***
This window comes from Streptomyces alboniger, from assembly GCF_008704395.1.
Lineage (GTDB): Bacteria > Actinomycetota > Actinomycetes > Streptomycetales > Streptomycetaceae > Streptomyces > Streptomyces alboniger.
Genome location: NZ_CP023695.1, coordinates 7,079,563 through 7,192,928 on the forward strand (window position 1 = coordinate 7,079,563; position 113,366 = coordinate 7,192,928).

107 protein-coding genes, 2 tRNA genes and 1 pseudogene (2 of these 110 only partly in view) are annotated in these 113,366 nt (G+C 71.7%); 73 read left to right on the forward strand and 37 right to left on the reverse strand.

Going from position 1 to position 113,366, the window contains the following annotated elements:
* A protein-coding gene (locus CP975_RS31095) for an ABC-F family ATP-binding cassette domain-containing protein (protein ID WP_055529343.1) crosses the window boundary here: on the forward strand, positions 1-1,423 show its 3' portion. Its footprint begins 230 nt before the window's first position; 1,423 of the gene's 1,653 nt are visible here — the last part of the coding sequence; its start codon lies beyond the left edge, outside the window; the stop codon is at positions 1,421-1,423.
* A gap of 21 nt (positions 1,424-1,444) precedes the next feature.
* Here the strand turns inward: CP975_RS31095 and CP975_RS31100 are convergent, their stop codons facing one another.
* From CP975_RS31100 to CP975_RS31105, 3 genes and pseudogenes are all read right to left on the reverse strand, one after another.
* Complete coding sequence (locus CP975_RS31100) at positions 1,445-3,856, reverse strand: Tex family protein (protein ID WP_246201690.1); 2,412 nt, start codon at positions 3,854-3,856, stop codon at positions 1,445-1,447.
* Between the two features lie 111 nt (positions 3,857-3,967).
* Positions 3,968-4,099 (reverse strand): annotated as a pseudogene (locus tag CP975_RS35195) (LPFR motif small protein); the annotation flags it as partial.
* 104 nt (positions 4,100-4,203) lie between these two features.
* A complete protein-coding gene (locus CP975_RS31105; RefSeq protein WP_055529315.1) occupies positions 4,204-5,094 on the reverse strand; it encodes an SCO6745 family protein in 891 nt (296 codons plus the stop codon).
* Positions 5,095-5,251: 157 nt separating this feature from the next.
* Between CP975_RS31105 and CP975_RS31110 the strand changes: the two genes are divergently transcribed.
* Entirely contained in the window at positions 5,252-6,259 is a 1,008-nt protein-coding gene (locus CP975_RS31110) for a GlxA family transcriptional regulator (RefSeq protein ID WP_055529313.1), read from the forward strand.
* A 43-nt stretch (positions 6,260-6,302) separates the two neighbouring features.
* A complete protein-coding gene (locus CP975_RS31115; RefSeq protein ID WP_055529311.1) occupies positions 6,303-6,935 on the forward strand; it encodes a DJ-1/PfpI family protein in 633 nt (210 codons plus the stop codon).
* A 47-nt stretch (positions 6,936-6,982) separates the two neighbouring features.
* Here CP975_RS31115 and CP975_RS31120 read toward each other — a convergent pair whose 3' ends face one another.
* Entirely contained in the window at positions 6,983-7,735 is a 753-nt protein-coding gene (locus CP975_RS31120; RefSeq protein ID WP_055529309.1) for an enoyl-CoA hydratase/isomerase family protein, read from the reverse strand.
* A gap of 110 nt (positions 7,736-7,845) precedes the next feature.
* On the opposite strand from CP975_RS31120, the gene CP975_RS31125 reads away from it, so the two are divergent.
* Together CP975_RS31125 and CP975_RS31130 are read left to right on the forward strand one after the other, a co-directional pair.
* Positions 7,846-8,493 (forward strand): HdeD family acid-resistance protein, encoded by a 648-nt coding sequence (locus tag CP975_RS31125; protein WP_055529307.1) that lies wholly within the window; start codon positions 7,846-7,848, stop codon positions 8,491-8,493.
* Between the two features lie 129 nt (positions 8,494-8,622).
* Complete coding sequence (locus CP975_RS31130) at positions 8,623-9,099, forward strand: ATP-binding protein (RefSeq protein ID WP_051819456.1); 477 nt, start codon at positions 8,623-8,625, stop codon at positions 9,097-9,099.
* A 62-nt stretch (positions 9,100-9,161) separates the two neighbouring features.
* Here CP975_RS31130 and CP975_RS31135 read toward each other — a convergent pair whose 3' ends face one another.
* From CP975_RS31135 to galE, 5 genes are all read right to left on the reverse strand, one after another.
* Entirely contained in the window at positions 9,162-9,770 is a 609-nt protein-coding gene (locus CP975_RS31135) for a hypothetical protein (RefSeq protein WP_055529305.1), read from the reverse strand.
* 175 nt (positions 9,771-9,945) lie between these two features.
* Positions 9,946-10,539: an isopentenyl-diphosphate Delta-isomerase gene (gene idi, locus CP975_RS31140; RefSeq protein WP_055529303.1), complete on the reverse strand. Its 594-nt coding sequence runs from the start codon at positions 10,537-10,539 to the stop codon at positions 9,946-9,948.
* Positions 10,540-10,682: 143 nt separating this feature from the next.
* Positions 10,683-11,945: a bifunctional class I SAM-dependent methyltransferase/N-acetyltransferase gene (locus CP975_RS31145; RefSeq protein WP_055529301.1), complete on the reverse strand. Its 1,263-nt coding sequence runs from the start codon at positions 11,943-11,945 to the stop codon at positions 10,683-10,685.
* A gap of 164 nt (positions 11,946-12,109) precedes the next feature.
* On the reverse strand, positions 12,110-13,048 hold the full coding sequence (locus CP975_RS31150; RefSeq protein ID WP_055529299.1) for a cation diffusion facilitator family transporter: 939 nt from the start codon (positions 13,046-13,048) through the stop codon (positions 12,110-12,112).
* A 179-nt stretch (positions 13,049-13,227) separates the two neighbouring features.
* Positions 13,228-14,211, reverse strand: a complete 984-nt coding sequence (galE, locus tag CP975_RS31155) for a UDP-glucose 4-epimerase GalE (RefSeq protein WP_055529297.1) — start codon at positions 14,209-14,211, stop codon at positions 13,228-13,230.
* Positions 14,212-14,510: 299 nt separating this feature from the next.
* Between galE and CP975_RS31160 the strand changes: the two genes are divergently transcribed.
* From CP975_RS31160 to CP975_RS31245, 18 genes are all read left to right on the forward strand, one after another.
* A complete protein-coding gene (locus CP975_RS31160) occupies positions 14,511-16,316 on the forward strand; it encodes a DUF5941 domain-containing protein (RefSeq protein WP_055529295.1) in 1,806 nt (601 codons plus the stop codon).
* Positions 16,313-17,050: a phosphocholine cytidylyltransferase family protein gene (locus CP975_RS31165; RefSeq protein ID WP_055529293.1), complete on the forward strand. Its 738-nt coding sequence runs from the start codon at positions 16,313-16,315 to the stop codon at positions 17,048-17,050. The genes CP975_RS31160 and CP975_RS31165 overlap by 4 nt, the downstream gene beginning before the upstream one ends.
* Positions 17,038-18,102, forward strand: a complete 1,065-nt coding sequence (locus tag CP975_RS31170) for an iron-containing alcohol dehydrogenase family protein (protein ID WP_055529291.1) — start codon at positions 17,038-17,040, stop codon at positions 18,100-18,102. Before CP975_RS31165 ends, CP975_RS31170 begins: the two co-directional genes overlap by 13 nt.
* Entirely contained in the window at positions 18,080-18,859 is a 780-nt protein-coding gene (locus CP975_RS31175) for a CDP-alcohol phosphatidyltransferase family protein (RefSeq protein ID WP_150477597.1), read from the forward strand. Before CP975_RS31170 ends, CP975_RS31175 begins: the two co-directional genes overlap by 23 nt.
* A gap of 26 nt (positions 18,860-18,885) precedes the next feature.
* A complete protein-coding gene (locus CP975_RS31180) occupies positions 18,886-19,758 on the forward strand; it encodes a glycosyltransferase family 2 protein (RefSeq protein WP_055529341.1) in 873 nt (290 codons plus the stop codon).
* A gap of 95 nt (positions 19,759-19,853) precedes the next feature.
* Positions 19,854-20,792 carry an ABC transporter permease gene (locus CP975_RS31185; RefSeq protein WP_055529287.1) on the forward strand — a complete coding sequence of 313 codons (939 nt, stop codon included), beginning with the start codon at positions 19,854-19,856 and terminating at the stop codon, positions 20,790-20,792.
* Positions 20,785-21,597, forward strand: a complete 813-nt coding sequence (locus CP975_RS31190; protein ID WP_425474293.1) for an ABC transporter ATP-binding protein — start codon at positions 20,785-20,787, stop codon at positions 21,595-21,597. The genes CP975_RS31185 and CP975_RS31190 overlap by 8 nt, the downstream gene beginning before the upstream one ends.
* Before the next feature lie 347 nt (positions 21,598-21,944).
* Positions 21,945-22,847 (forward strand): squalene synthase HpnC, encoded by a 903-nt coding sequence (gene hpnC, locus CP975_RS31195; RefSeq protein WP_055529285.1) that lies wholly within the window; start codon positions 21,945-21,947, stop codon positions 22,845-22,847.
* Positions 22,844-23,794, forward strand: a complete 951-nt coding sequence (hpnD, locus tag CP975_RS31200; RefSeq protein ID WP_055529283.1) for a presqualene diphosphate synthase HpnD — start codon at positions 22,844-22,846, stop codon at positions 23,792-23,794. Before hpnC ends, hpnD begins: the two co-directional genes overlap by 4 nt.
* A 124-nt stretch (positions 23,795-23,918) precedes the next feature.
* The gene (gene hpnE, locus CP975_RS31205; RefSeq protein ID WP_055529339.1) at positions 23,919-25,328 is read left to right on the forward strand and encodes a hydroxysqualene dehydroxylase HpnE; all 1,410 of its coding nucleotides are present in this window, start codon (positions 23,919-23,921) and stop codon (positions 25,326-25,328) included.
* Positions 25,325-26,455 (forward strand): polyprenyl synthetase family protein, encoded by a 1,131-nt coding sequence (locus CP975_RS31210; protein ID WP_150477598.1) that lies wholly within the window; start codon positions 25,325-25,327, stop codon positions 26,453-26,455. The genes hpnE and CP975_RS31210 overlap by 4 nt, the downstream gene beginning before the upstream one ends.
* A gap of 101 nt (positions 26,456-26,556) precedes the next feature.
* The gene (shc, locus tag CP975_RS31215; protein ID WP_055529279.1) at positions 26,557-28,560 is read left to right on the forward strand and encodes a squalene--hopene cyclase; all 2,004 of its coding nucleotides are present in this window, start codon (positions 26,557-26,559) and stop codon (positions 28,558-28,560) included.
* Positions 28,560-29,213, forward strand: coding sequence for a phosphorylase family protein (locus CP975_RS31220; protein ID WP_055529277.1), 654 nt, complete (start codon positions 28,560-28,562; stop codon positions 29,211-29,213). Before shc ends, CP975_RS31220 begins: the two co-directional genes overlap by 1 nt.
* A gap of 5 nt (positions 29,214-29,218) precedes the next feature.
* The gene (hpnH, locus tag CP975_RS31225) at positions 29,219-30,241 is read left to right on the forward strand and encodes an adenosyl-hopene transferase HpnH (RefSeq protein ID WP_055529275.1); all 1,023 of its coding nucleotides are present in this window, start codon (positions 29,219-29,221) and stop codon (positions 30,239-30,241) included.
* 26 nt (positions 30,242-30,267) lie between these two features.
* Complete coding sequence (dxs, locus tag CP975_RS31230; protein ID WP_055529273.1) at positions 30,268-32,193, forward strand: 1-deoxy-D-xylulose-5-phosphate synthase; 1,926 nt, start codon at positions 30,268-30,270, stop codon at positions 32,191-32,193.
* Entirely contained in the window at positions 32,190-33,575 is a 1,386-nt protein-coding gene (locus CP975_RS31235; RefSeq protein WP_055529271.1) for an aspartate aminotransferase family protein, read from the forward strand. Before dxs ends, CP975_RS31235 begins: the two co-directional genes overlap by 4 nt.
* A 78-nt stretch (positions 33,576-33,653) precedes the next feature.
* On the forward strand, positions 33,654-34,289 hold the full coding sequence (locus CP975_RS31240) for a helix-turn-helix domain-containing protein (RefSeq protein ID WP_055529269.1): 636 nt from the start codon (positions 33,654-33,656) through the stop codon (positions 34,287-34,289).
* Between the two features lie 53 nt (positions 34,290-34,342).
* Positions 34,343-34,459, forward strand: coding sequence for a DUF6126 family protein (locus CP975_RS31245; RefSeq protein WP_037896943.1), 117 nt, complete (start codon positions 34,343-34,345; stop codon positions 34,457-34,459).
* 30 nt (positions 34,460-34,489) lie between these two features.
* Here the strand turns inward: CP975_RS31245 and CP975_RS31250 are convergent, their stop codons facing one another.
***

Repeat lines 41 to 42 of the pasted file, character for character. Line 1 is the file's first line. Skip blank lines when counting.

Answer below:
* Positions 14,212-14,510: 299 nt separating this feature from the next.
* Between galE and CP975_RS31160 the strand changes: the two genes are divergently transcribed.